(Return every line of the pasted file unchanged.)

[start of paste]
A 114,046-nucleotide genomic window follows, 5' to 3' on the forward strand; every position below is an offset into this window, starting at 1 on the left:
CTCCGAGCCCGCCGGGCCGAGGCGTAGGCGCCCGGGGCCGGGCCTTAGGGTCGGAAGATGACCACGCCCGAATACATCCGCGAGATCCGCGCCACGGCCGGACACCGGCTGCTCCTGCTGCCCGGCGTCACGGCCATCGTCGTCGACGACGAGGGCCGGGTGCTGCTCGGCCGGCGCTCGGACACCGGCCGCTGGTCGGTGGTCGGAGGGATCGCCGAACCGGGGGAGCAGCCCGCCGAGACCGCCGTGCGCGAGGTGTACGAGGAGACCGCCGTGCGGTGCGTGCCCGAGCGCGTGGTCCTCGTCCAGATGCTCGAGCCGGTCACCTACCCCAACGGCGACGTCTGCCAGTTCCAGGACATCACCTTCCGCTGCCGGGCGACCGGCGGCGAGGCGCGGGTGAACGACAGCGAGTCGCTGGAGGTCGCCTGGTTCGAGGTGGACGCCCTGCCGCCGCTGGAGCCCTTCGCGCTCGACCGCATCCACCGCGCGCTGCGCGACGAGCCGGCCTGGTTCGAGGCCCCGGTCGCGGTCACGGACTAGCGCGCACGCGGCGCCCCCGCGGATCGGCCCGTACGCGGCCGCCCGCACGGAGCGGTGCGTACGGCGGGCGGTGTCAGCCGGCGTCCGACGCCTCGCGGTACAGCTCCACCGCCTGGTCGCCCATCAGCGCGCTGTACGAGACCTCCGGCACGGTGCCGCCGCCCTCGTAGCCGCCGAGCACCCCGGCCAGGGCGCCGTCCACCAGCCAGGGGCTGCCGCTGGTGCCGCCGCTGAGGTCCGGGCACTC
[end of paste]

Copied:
A 114,046-nucleotide genomic window follows, 5' to 3' on the forward strand; every position below is an offset into this window, starting at 1 on the left:
CTCCGAGCCCGCCGGGCCGAGGCGTAGGCGCCCGGGGCCGGGCCTTAGGGTCGGAAGATGACCACGCCCGAATACATCCGCGAGATCCGCGCCACGGCCGGACACCGGCTGCTCCTGCTGCCCGGCGTCACGGCCATCGTCGTCGACGACGAGGGCCGGGTGCTGCTCGGCCGGCGCTCGGACACCGGCCGCTGGTCGGTGGTCGGAGGGATCGCCGAACCGGGGGAGCAGCCCGCCGAGACCGCCGTGCGCGAGGTGTACGAGGAGACCGCCGTGCGGTGCGTGCCCGAGCGCGTGGTCCTCGTCCAGATGCTCGAGCCGGTCACCTACCCCAACGGCGACGTCTGCCAGTTCCAGGACATCACCTTCCGCTGCCGGGCGACCGGCGGCGAGGCGCGGGTGAACGACAGCGAGTCGCTGGAGGTCGCCTGGTTCGAGGTGGACGCCCTGCCGCCGCTGGAGCCCTTCGCGCTCGACCGCATCCACCGCGCGCTGCGCGACGAGCCGGCCTGGTTCGAGGCCCCGGTCGCGGTCACGGACTAGCGCGCACGCGGCGCCCCCGCGGATCGGCCCGTACGCGGCCGCCCGCACGGAGCGGTGCGTACGGCGGGCGGTGTCAGCCGGCGTCCGACGCCTCGCGGTACAGCTCCACCGCCTGGTCGCCCATCAGCGCGCTGTACGAGACCTCCGGCACGGTGCCGCCGCCCTCGTAGCCGCCGAGCACCCCGGCCAGGGCGCCGTCCACCAGCCAGGGGCTGCCGCTGGTGCCGCCGCTGAGGTCCGGGCACTC